My Twelve-Year-Old Self Wants to Hang Out with Your Twelve-Year-Old Self

Photo by  rahmani KRESNA  on  Unsplash

I remember sitting at the manual typewriter every summer morning after 7am swim practice. I wrote one sentence at a time before moving the carriage and typing the next line. I blogged even back then. I wish I could find those papers, though they would probably make me cringe.

I wish I could remember what motivated me to get up early those summer mornings and head to the pool because I never finished a race, looked up, and saw someone else still swimming. It’s the only time in my life where moving my body consistently felt natural. I sat down at the typewriter by 8:30 in the morning still a bit damp and refreshingly cool in the Sacramento heat. Move my body. Check. Get to work. Check.

When you’re 12, you don’t spend any time thinking you’ll have to figure out later how to capture that feeling of being in the zone again.

While I wrote, I waited for my friend from down the street to call. The daughter of a single mom, Jo had chores after swim team to do. But she also had a pool in her backyard and I doubt I even changed out of my bathing suit. A plum tree shaded part of the pool and the two of us ate plums and swam for hours each day. No adult hovered and felt they had to lifeguard. The ease and connection I felt with Jo for our poolside days is another feeling my heart still searches to experience again.

I miss riding my bike without a helmet in my bathing suit with a best girlfriend. I loved getting to spend hours with the other girls in the neighborhood, chasing our crushes, making prank calls to them on phones with the coiling cords to a Billy Joel soundtrack. We ate all the pizza and frozen yogurt we could afford as long as we had some quarters left over for Ms. PacMan. Then we jumped into the pool again. No parent wondered where I was and I was young enough to keep boys mostly only at the end of the phone. 🎶It’s just a fantasy! Woah-oh-oh-oh 🎶Girl drama was still much more fun and getting in trouble just wasn’t on my radar yet.

I am at a place in life where I get to choose again how I can orchestrate my days. Everyone I trust keeps asking me, “What do you WANT?” But I get tripped up when they ask me that because what I want doesn’t feel tangible.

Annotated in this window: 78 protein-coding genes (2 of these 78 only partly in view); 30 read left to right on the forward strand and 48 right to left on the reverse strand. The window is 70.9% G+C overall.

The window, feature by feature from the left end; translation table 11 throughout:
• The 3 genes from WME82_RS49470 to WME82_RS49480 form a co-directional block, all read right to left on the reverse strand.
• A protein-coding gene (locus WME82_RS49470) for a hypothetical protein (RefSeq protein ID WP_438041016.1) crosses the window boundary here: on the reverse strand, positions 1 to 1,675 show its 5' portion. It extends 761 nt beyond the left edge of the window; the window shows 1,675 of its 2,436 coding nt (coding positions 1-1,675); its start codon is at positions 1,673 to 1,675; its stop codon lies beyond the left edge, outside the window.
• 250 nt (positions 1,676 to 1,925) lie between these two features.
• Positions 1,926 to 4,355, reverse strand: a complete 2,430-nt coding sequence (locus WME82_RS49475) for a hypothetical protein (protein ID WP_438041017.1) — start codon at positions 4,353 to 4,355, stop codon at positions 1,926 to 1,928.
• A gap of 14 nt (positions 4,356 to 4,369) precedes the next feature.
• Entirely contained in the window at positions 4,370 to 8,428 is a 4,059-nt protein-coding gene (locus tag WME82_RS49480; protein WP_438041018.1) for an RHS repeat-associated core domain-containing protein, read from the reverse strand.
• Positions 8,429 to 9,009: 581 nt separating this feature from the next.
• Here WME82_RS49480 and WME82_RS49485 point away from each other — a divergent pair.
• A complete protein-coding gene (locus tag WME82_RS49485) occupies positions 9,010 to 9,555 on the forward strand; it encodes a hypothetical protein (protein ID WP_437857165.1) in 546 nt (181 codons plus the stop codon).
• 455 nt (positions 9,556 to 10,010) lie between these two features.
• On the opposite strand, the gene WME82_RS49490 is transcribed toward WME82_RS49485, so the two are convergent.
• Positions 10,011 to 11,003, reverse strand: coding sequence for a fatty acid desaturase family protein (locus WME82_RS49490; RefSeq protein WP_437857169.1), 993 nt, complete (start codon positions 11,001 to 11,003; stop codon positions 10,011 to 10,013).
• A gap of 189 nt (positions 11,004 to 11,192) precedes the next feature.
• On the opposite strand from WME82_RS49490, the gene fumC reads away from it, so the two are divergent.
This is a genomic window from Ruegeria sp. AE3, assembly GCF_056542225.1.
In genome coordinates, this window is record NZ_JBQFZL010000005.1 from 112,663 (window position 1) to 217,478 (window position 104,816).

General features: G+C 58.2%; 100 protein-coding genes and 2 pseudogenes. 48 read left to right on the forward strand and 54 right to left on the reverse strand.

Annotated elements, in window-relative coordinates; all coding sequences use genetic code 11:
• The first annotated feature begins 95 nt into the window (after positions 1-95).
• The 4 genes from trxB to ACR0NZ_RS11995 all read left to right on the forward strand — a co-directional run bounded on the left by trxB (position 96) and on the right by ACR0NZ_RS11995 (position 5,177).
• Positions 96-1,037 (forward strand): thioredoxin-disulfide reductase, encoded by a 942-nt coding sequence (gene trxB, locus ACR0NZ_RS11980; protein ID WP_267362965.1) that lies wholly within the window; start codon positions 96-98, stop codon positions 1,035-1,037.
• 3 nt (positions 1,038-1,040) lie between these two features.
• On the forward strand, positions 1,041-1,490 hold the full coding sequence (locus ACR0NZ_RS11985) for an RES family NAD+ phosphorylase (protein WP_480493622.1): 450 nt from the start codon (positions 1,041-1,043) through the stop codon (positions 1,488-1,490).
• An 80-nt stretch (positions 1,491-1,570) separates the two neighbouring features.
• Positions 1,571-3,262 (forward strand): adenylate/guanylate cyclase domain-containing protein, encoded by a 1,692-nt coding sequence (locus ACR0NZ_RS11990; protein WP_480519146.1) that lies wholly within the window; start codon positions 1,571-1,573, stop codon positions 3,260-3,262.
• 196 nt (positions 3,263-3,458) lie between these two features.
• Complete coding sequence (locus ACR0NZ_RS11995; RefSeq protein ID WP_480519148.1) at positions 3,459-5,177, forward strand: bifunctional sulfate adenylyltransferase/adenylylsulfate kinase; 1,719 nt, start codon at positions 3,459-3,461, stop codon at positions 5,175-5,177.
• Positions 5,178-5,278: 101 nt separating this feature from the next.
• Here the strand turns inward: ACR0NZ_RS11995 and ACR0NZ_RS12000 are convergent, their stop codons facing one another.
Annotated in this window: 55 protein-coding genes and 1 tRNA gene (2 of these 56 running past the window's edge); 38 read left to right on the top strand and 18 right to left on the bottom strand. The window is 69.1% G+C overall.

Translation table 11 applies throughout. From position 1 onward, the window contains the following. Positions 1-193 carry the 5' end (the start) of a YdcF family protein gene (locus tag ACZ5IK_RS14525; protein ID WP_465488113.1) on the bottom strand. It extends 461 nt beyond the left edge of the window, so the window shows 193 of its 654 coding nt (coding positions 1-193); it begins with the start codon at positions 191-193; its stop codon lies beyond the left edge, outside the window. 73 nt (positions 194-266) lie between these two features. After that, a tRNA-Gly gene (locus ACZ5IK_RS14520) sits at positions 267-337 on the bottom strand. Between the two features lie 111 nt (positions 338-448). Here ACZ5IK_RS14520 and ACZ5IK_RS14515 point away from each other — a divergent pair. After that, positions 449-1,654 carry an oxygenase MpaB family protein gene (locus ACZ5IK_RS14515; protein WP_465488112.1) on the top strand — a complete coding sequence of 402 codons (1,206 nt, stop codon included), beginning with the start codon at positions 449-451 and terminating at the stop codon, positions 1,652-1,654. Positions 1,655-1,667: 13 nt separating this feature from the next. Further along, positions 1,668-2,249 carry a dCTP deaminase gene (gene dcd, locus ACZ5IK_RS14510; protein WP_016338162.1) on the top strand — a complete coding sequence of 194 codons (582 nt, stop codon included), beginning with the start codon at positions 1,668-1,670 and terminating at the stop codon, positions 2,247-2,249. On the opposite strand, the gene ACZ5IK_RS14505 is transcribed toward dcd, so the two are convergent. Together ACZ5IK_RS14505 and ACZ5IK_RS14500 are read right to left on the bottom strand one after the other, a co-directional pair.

I want the wind in my hair without my heart weighing me down.

I want to eat pizza and ice cream in a bathing suit without trying to squeeze into our culture’s beauty box.

I want to write and believe like a twelve year old that I’m really good at it.

I want to want to swim and not care that I’m really NOT good at it.

And most of all, I want a life of connection with the girls.

When I see something posted online about “the girls” getting together, my heart grips with longing.

I want to travel with intellectuals and visit historical Europe.

I want to go to a fan convention with friends that will wait in line with me while we gush about our favorite stories and actors.

I want online friends where we meet up for the first time at an event for bloggers, podcasters, and creative entrepreneurs, and I fit right in because that’s where I belong and how I make some money.

I want one birthday where I sit on the beach with umbrella drinks while the girls take selfies and will be a cougar with me from behind the safety of our sunglasses.

Why do you think it’s so hard to feel free the older we get? Or if you’re further along than I am on this journey, does it get better? My definition of success is where I can’t seem to settle because I continue to search for how to feel free. I think it has something to do with smiling at that 12 year old with respect. It feels right out of reach. At my fingertips. Elusive. But right there. That twelve year old is also the one sitting here typing. She’s the one who tells me at 50, “You have you’re whole life ahead of you!” She brings me the bike, yells, “Jump on”, and finds the girlfriends right around the corner. I like her.

What do you and your twelve-year old self have in common? How do you miss her?

Does your twelve-year old self want to hang out with my twelve-year old self? My 50 year old plans to hang out with her so we can completely lose it together over this hilarity:

Billy Joel, what were you thinking? Heh-heh-heh?